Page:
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Hydrogen Fine Structure

The great success of the Dirac equation, which naturally predicted the spin and magnetic moment of the electron, spin-orbit interactions, and features of the fine structure of atomic spectra, had nevertheless an important incorrect prediction: that electron states with the same total angular momentum j should have the same energy. For many years, good measurements of the hydrogen fine structure that could test Dirac's theory remained elusive because Doppler broadening—the spreading out of atomic spectral lines due to the motion of the atoms—made it impossible to see the fine structure clearly until the work by Lamb & Retherford. They circumvented Doppler broadening by using microwaves to induce transitions between fine-structure states directly and they proved convincingly that the predicted Dirac degeneracy was not there, but instead measured a shift between the two lowest excited states, 2S1/2 and 2P1/2, of about 1000 MHz. This became known as the “Lamb shift,” and it was a key experimental finding that motivated the development of quantum electrodynamics of Feynman and Schwinger.

With the development of tunable lasers, a new technique of absorption spectroscopy that allows the hydrogen fine structure to be observed directly became possible. This technique uses crossed beams, with each beam traveling in opposite directions through a gas discharge tube filled with glowing hydrogen. Only those atoms that have zero velocity along the beam axis can interact with both beams, and this causes the signal from one of the beams to show a small Doppler-free feature on top of the Doppler-broadened spectrum. By chopping the other beam, and thus turning such features on and off, one can selectively amplify these small features, and obtain a Doppler-free spectrum.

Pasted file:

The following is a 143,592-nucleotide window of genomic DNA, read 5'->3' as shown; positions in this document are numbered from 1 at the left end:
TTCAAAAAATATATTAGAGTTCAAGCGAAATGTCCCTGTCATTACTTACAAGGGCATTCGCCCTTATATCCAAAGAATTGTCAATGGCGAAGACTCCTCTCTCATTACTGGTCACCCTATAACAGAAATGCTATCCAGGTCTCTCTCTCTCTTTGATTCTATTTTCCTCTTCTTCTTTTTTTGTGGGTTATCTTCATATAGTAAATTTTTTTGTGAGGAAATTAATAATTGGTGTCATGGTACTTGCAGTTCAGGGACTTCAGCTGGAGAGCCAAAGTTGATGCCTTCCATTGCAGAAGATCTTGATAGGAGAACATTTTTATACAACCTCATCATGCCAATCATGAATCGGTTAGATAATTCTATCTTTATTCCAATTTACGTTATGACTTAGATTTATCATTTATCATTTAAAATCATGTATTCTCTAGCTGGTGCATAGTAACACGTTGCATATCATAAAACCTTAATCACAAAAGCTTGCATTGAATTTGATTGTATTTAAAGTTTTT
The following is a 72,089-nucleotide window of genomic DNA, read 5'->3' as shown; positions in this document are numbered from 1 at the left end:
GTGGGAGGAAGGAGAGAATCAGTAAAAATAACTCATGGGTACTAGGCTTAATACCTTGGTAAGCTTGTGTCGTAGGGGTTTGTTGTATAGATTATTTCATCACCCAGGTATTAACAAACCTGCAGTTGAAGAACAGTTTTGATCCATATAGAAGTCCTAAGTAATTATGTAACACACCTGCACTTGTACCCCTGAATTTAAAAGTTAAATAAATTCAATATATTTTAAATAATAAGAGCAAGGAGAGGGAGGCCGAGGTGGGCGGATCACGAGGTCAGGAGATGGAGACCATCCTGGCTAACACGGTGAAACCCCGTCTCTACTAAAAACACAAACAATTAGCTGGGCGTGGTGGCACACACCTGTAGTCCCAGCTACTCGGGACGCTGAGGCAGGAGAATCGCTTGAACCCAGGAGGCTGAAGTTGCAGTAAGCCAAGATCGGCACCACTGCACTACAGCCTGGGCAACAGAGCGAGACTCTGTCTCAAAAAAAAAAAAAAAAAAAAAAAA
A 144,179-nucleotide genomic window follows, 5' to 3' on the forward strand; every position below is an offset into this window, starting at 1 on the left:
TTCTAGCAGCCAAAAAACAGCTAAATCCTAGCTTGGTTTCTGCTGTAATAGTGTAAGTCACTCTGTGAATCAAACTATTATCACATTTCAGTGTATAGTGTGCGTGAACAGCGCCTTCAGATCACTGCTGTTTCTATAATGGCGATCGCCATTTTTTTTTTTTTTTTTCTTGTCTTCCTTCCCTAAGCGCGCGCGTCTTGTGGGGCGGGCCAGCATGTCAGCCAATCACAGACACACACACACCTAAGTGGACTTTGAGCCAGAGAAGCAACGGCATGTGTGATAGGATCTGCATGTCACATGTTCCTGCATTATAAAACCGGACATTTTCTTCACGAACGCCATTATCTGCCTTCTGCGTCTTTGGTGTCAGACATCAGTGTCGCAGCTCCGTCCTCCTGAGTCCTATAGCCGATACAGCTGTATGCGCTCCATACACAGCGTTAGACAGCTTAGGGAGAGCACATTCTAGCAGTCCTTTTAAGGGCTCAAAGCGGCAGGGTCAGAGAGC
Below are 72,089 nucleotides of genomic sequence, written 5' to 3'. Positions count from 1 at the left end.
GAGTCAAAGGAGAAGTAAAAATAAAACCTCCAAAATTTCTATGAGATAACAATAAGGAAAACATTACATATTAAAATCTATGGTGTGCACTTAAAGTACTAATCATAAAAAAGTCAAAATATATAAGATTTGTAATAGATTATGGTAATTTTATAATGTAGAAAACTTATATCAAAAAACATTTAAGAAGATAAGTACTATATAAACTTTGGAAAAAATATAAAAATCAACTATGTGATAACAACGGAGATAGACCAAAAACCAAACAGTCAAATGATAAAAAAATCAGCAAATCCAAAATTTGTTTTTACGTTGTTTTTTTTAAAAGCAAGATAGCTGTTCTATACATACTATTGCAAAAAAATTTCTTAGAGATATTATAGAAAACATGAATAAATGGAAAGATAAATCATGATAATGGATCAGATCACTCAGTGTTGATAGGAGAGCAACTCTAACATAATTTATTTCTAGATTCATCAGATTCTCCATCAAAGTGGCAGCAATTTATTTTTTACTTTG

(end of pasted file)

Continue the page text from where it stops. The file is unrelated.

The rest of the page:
In this Immersion, participants will learn this technique of crossed-beam Doppler-free absorption spectroscopy, and use it to measure the fine structure of the Balmer-α line (at 656.28 nm), and in so doing measure the Lamb shift. Thus, this experiment gives one the opportunity to learn an experimental technique that is in current use in many research laboratories, and also to measure one of the most important experimental results that support modern quantum electrodynamics, arguably the king of 20th century physical theories for its success in explaining the hydrogen spectrum to extraordinary precision.

Photo of the apparatus

The apparatus.

This experiment uses the most complex and specialized setup we have in the undergraduate laboratories. At its center is the gas discharge absorption cell and housing box. The absorption cell is custom built by our glassblower and allows laser beams to pass along about a 50 cm length occupied by a glowing hydrogen discharge. The tube and plumbing is designed to allow a continuous flow of hydrogen, and the gas is lit by a 2000 V DC supply. The laser is a New Focus model 6202 external-cavity diode laser acquired in 1999, specifically designed to scan through the Balmer-α line. A system of mirrors, lenses and a beam splitter are used to separate the laser beam into a bright “pump” beam and less intense “probe” beam, with each beam passing through the discharge tube in opposite directions. Finally the pump beam is chopped, and the synchronous signal is used to eliminate noise and background from the signals picked up by the probe beam detector and another detector at the output of a Fabry-Perot cavity. A dual-pen chart recorder captures the sweep signal from both detectors. By comparing the probe signal with the Fabry-Perot signal, an accurate measurement of the separation of spectral lines can be carried out. Signal generators and interconnecting boxes are used to rout signals and drive the laser sweep electronics. In the pictures above are shown the discharge tube and an overview of the optics layout, plus the equipment rack containing a lock-in amp, HV supply and signal generators. The inset at lower right shows the lamp in its "on" state.